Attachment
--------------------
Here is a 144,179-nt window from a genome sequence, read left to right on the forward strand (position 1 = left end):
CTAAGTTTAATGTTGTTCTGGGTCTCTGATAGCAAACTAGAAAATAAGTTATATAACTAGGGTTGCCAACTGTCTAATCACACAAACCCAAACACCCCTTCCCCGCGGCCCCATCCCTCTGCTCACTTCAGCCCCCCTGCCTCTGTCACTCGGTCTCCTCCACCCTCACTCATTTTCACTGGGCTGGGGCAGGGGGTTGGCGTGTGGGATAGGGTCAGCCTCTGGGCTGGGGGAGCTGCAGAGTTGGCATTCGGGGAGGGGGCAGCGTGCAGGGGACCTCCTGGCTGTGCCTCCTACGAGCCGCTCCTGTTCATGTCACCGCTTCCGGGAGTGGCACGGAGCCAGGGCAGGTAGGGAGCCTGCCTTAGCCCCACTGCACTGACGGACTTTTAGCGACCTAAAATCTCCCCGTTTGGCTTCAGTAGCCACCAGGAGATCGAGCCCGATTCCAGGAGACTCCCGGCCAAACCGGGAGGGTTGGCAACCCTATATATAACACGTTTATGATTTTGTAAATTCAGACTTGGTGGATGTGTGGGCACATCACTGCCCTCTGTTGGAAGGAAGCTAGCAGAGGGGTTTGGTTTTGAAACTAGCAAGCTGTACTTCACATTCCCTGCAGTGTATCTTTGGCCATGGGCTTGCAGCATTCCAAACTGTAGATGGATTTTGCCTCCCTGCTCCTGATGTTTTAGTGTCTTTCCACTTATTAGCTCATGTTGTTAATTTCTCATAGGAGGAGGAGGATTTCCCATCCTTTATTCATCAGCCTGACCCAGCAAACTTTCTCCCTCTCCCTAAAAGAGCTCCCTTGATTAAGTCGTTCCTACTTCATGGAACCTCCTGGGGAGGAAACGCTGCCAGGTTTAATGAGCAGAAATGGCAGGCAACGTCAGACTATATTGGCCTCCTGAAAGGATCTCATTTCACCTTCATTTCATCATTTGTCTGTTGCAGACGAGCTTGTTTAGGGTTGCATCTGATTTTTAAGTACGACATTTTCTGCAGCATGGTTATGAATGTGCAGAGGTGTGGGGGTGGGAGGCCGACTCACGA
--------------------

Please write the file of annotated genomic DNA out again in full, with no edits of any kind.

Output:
Here is a 144,179-nt window from a genome sequence, read left to right on the forward strand (position 1 = left end):
CTAAGTTTAATGTTGTTCTGGGTCTCTGATAGCAAACTAGAAAATAAGTTATATAACTAGGGTTGCCAACTGTCTAATCACACAAACCCAAACACCCCTTCCCCGCGGCCCCATCCCTCTGCTCACTTCAGCCCCCCTGCCTCTGTCACTCGGTCTCCTCCACCCTCACTCATTTTCACTGGGCTGGGGCAGGGGGTTGGCGTGTGGGATAGGGTCAGCCTCTGGGCTGGGGGAGCTGCAGAGTTGGCATTCGGGGAGGGGGCAGCGTGCAGGGGACCTCCTGGCTGTGCCTCCTACGAGCCGCTCCTGTTCATGTCACCGCTTCCGGGAGTGGCACGGAGCCAGGGCAGGTAGGGAGCCTGCCTTAGCCCCACTGCACTGACGGACTTTTAGCGACCTAAAATCTCCCCGTTTGGCTTCAGTAGCCACCAGGAGATCGAGCCCGATTCCAGGAGACTCCCGGCCAAACCGGGAGGGTTGGCAACCCTATATATAACACGTTTATGATTTTGTAAATTCAGACTTGGTGGATGTGTGGGCACATCACTGCCCTCTGTTGGAAGGAAGCTAGCAGAGGGGTTTGGTTTTGAAACTAGCAAGCTGTACTTCACATTCCCTGCAGTGTATCTTTGGCCATGGGCTTGCAGCATTCCAAACTGTAGATGGATTTTGCCTCCCTGCTCCTGATGTTTTAGTGTCTTTCCACTTATTAGCTCATGTTGTTAATTTCTCATAGGAGGAGGAGGATTTCCCATCCTTTATTCATCAGCCTGACCCAGCAAACTTTCTCCCTCTCCCTAAAAGAGCTCCCTTGATTAAGTCGTTCCTACTTCATGGAACCTCCTGGGGAGGAAACGCTGCCAGGTTTAATGAGCAGAAATGGCAGGCAACGTCAGACTATATTGGCCTCCTGAAAGGATCTCATTTCACCTTCATTTCATCATTTGTCTGTTGCAGACGAGCTTGTTTAGGGTTGCATCTGATTTTTAAGTACGACATTTTCTGCAGCATGGTTATGAATGTGCAGAGGTGTGGGGGTGGGAGGCCGACTCACGA